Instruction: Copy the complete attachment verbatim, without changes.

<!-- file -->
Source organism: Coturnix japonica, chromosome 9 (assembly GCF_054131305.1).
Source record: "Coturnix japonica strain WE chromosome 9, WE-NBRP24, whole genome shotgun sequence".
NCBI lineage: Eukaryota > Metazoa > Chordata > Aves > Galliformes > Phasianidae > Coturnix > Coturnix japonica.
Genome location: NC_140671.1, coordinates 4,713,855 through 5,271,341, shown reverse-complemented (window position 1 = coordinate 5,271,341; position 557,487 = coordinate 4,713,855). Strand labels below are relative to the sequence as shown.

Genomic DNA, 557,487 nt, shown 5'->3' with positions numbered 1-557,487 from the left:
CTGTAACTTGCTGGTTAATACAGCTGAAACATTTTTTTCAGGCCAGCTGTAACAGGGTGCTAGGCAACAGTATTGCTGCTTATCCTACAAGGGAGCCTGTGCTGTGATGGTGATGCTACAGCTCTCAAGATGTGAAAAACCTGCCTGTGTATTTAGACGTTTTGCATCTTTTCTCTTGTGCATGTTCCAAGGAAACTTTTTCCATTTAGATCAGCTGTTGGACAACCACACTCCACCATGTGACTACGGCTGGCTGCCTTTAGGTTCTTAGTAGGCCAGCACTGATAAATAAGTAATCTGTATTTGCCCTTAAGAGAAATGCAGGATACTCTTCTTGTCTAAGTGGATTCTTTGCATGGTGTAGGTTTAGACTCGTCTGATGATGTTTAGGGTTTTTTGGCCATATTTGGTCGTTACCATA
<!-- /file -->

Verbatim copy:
Source organism: Coturnix japonica, chromosome 9 (assembly GCF_054131305.1).
Source record: "Coturnix japonica strain WE chromosome 9, WE-NBRP24, whole genome shotgun sequence".
NCBI lineage: Eukaryota > Metazoa > Chordata > Aves > Galliformes > Phasianidae > Coturnix > Coturnix japonica.
Genome location: NC_140671.1, coordinates 4,713,855 through 5,271,341, shown reverse-complemented (window position 1 = coordinate 5,271,341; position 557,487 = coordinate 4,713,855). Strand labels below are relative to the sequence as shown.

Genomic DNA, 557,487 nt, shown 5'->3' with positions numbered 1-557,487 from the left:
CTGTAACTTGCTGGTTAATACAGCTGAAACATTTTTTTCAGGCCAGCTGTAACAGGGTGCTAGGCAACAGTATTGCTGCTTATCCTACAAGGGAGCCTGTGCTGTGATGGTGATGCTACAGCTCTCAAGATGTGAAAAACCTGCCTGTGTATTTAGACGTTTTGCATCTTTTCTCTTGTGCATGTTCCAAGGAAACTTTTTCCATTTAGATCAGCTGTTGGACAACCACACTCCACCATGTGACTACGGCTGGCTGCCTTTAGGTTCTTAGTAGGCCAGCACTGATAAATAAGTAATCTGTATTTGCCCTTAAGAGAAATGCAGGATACTCTTCTTGTCTAAGTGGATTCTTTGCATGGTGTAGGTTTAGACTCGTCTGATGATGTTTAGGGTTTTTTGGCCATATTTGGTCGTTACCATA